When caring for persons who are living with a serious life-limiting illness such as cancer, we as pastors, chaplains and caregivers encounter the sacred as well as the scared. In these sacred moments of sharing care and compassion, faith outshines fear, hope wrestles with despair and joy replaces sorrow. The word “cancer” and all that goes along with it bring up several thoughts, feelings, stories and experiences that are different for each person, and yet if we listen “between the lines” a deep longing for peace, comfort and hope are often commonalities.
Hope means different things to different people. Hope is varied, multifaceted, ever-evolving and is nourished by our faith and beliefs. In my ministry as a hospice chaplain, I am often met with phrases such as: “I could never do what you do!” and “I don’t know how you do it!” On the surface, these comments may appear to originate out of anxiety, uncertainty, anticipatory grief and perhaps even fear. There may be some truth to that. However, I find these to be some of the most hope-filled inquiries that invite dialogue and an opportunity for the chaplain to provide a deep, abiding presence. If the chaplain walks alongside others on this journey, then they are not alone and there is hope that somehow God will be with them (and us). Often, it is helpful to remind people of faith that Jesus says that he will never leave us nor forsake us, and will be with us always – even during uncertainty.
In his letter to the Philippians, Paul wrote about strength – a strength received through Christ that empowers. It is this same strength that empowers pastors, chaplains and caregivers to serve and provide compassionate care to others. It is an honor to journey with patients and their families when they are faced with the uncertainties of life-limiting illnesses. We cannot pretend that we have all the answers, but we can be companions, prayer partners and fellow sojourners as we provide care, explore faith and look for hope when faced with the impossible.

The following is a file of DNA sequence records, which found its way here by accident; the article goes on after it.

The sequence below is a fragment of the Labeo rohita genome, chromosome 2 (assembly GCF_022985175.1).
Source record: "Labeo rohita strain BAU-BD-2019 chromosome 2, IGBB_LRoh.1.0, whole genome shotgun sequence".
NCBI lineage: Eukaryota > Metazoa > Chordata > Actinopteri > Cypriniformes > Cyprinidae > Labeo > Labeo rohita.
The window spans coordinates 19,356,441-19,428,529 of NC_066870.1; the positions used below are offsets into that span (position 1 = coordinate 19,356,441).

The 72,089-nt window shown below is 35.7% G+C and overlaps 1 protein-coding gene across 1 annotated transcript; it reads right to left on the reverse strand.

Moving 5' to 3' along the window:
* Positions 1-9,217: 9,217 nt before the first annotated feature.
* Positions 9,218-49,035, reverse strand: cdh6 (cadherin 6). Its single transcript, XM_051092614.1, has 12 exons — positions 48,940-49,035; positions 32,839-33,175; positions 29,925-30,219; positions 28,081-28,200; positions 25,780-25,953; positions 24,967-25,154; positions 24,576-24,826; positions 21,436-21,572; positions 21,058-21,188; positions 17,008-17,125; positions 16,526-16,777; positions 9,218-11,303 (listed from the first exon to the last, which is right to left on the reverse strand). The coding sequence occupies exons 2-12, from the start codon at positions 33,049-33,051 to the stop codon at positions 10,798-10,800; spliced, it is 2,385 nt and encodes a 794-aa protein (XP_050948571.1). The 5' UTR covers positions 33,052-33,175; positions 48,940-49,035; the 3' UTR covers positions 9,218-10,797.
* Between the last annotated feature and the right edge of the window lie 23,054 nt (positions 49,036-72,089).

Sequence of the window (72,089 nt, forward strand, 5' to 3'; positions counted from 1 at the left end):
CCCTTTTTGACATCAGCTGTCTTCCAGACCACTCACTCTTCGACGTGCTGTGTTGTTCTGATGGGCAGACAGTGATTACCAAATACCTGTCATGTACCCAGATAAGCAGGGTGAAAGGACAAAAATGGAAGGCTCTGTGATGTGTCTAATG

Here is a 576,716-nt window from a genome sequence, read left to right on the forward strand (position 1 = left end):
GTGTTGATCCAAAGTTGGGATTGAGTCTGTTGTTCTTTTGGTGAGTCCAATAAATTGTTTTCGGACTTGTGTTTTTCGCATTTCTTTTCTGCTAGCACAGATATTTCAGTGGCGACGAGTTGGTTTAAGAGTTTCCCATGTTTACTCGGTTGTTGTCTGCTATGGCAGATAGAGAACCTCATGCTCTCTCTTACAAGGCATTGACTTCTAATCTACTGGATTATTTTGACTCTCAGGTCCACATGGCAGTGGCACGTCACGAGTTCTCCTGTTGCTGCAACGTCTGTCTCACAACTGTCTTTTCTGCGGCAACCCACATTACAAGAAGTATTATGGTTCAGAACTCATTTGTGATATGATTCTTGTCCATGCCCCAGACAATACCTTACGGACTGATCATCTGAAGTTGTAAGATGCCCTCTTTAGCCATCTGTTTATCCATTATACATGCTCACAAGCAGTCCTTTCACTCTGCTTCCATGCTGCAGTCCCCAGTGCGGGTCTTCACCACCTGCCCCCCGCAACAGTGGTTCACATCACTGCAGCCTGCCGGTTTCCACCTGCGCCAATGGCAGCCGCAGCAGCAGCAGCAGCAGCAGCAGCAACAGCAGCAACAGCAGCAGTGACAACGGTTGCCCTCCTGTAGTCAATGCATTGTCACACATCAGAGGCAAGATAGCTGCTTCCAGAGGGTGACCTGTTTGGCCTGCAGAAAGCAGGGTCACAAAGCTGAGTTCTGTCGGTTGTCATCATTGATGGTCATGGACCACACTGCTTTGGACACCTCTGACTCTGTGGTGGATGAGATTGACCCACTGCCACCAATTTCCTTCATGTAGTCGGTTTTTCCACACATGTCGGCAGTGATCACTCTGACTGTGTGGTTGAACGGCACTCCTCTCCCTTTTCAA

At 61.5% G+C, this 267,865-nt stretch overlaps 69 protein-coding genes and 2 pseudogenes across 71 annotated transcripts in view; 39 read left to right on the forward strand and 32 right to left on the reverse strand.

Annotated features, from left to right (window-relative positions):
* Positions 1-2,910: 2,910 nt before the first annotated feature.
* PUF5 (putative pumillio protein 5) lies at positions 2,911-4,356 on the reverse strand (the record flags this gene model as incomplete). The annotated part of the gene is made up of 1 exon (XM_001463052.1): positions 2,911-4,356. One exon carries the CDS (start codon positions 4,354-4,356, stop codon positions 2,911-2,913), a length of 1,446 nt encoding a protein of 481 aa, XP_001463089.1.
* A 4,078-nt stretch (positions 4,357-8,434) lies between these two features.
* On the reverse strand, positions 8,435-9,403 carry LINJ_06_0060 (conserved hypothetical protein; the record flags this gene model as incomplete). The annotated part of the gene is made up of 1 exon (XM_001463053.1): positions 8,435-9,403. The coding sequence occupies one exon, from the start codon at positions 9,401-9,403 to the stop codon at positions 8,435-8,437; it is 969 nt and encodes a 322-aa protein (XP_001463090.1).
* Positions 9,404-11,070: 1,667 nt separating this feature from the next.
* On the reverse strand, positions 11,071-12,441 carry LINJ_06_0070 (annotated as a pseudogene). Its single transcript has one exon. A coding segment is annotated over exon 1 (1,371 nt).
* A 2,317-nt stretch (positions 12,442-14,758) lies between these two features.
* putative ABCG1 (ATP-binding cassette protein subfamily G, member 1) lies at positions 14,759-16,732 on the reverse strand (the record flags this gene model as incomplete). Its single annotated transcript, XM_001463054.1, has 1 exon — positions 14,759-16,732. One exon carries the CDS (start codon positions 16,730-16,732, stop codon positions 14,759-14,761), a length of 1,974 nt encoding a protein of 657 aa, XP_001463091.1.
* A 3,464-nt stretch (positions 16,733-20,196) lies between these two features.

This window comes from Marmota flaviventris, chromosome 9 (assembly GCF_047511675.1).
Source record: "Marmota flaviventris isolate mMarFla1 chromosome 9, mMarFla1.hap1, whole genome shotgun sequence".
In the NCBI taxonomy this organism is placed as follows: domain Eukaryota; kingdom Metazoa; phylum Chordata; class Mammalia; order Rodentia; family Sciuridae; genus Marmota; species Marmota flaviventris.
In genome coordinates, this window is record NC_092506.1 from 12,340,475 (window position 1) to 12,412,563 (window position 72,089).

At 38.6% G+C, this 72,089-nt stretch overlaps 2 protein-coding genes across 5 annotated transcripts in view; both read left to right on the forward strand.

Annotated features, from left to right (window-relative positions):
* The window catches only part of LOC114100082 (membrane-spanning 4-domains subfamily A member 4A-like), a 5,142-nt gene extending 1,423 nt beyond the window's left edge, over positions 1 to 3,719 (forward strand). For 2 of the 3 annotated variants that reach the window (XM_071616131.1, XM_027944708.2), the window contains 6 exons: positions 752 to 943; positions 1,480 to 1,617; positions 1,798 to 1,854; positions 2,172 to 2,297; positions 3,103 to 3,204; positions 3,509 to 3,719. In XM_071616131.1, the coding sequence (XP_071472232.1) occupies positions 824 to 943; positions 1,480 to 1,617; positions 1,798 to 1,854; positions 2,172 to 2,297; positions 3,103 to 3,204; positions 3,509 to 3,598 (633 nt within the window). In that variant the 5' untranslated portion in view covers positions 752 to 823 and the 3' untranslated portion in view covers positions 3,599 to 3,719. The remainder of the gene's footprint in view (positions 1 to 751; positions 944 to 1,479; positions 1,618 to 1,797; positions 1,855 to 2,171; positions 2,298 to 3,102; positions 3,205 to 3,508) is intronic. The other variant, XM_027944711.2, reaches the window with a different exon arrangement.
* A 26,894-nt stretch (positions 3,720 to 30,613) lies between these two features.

Hope is a vital aspect of our expression of faith in all stages of life. Throughout Scripture, we see numerous expressions of hope from the trials of Job to the Psalms, from the prophets to the disciples, from those seeking healing to those in the midst of grief. In chaplaincy and throughout the church, hope plays a crucial role and for those faced with serious illness. Faith and hope – even in small amounts – lead to significant outcomes. Hope sustains. Hope energizes. Hope brings peace. Hope changes, whether in its sense of timing or possibility.
When I explore sources of hope and coping with the patients and families I serve, I utilize what I call a “Quad A” strategy for communication: ask, acknowledge, affirm, accommodate. With each of these elements of communication, the goal is to follow the lead of the patient and family. Ask a question such as, “Are you able to share with me about what gives you a sense of hope?” That can open the door for dialogue and invites others to share their personal experience. Acknowledge the person, knowing it is extremely important for people to feel as though they are heard. Listening and acknowledging where patients and families are on their respective journeys helps to create a safe space for sharing. Affirm and meet people where they are. Don’t feel pressure to “fix” them or their situation, but rather affirm where they are, be engaged with them and allow them the space to be who they are. Accommodate and allow room for times of struggle, wrestling, fears and doubts. Be a compassionate, listening presence. When questions arise (such as: Why is this happening to me? Did I pray enough? Will I be healed? Where is my miracle?), don’t rush to find the perfect answer, but be authentically present and seek meaningful ways to explore these questions together.